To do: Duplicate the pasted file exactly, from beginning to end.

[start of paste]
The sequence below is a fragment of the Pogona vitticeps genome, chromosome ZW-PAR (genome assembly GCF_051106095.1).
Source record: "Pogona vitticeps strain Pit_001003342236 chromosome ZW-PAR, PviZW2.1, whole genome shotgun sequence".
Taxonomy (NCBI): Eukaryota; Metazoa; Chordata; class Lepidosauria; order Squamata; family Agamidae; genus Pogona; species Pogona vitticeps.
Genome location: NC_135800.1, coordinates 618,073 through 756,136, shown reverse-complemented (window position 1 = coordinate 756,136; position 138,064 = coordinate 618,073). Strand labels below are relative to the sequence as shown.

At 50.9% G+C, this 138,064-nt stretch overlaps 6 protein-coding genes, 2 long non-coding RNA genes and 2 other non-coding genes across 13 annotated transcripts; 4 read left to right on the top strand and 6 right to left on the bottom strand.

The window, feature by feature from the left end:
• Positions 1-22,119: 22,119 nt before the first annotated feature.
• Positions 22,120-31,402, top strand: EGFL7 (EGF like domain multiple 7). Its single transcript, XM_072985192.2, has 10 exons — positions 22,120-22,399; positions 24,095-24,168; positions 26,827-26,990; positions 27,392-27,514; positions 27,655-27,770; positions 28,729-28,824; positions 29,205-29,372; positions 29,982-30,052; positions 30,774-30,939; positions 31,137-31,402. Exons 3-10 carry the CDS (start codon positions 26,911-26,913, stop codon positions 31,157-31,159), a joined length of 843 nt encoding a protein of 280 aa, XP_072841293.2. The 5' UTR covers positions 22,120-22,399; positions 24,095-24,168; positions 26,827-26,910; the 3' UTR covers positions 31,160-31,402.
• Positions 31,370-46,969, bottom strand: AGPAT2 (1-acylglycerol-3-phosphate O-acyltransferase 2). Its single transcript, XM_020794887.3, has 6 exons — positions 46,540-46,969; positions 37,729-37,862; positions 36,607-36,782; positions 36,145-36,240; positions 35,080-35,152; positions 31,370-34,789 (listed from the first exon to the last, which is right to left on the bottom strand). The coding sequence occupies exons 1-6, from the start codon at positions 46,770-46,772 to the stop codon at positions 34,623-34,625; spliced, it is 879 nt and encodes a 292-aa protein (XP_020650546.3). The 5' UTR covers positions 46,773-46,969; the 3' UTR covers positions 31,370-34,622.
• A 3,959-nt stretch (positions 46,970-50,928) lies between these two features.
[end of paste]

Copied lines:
The sequence below is a fragment of the Pogona vitticeps genome, chromosome ZW-PAR (genome assembly GCF_051106095.1).
Source record: "Pogona vitticeps strain Pit_001003342236 chromosome ZW-PAR, PviZW2.1, whole genome shotgun sequence".
Taxonomy (NCBI): Eukaryota; Metazoa; Chordata; class Lepidosauria; order Squamata; family Agamidae; genus Pogona; species Pogona vitticeps.
Genome location: NC_135800.1, coordinates 618,073 through 756,136, shown reverse-complemented (window position 1 = coordinate 756,136; position 138,064 = coordinate 618,073). Strand labels below are relative to the sequence as shown.

At 50.9% G+C, this 138,064-nt stretch overlaps 6 protein-coding genes, 2 long non-coding RNA genes and 2 other non-coding genes across 13 annotated transcripts; 4 read left to right on the top strand and 6 right to left on the bottom strand.

The window, feature by feature from the left end:
• Positions 1-22,119: 22,119 nt before the first annotated feature.
• Positions 22,120-31,402, top strand: EGFL7 (EGF like domain multiple 7). Its single transcript, XM_072985192.2, has 10 exons — positions 22,120-22,399; positions 24,095-24,168; positions 26,827-26,990; positions 27,392-27,514; positions 27,655-27,770; positions 28,729-28,824; positions 29,205-29,372; positions 29,982-30,052; positions 30,774-30,939; positions 31,137-31,402. Exons 3-10 carry the CDS (start codon positions 26,911-26,913, stop codon positions 31,157-31,159), a joined length of 843 nt encoding a protein of 280 aa, XP_072841293.2. The 5' UTR covers positions 22,120-22,399; positions 24,095-24,168; positions 26,827-26,910; the 3' UTR covers positions 31,160-31,402.
• Positions 31,370-46,969, bottom strand: AGPAT2 (1-acylglycerol-3-phosphate O-acyltransferase 2). Its single transcript, XM_020794887.3, has 6 exons — positions 46,540-46,969; positions 37,729-37,862; positions 36,607-36,782; positions 36,145-36,240; positions 35,080-35,152; positions 31,370-34,789 (listed from the first exon to the last, which is right to left on the bottom strand). The coding sequence occupies exons 1-6, from the start codon at positions 46,770-46,772 to the stop codon at positions 34,623-34,625; spliced, it is 879 nt and encodes a 292-aa protein (XP_020650546.3). The 5' UTR covers positions 46,773-46,969; the 3' UTR covers positions 31,370-34,622.
• A 3,959-nt stretch (positions 46,970-50,928) lies between these two features.